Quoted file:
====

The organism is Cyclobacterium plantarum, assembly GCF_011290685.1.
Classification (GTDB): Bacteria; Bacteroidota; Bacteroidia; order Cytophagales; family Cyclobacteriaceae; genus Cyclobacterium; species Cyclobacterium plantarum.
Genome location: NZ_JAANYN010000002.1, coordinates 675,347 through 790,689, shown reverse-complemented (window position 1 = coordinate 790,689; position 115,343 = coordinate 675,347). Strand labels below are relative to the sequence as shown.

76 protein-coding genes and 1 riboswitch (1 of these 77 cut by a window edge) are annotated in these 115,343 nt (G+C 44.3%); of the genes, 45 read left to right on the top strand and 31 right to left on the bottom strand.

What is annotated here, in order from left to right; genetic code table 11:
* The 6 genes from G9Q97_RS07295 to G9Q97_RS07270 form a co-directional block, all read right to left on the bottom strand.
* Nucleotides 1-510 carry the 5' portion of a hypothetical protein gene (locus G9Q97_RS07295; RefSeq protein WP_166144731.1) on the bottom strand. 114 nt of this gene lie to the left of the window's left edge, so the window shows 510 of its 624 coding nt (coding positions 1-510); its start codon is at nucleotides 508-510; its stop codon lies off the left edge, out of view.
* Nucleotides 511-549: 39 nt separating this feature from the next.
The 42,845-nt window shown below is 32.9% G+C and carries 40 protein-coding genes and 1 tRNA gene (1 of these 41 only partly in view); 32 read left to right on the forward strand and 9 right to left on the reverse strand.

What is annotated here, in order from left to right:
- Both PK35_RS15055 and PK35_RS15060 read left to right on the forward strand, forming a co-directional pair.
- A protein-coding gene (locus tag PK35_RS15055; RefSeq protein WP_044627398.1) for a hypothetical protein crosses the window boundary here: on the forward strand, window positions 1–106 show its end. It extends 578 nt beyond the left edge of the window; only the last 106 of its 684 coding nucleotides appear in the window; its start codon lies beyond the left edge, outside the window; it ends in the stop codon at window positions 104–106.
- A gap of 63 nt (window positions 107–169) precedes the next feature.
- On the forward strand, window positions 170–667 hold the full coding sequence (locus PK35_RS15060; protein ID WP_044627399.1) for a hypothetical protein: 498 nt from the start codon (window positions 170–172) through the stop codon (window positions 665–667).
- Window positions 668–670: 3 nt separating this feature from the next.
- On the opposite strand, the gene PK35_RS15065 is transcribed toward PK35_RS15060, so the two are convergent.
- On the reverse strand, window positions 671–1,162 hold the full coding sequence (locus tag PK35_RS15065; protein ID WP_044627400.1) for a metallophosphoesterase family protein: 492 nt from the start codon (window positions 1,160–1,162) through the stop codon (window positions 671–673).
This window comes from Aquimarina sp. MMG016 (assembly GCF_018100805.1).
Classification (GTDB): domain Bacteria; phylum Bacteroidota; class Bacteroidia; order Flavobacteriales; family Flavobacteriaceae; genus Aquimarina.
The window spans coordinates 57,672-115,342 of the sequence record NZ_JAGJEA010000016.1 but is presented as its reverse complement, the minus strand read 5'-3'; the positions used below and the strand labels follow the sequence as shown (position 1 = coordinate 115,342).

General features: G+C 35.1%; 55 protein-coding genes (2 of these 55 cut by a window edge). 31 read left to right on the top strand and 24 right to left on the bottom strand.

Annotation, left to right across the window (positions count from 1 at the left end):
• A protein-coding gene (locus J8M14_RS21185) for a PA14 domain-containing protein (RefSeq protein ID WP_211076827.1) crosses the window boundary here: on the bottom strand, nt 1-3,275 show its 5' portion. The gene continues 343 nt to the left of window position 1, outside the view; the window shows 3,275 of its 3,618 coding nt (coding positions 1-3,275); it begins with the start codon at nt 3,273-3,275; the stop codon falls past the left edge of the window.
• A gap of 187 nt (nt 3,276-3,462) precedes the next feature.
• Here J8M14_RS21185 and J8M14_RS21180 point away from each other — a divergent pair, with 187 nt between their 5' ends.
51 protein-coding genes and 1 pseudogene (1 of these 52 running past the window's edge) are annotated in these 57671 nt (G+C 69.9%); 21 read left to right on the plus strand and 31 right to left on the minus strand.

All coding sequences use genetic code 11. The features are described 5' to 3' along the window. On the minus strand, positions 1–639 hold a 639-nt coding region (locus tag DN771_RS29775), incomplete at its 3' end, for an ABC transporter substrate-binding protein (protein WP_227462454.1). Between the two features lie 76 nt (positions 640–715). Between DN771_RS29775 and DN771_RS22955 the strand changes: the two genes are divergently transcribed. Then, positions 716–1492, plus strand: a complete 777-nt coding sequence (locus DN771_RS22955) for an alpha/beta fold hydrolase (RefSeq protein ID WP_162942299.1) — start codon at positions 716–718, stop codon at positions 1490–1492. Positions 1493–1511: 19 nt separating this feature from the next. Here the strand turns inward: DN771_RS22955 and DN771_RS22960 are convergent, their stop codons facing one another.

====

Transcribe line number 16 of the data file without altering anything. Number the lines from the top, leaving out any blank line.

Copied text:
- On the opposite strand, the gene PK35_RS15065 is transcribed toward PK35_RS15060, so the two are convergent.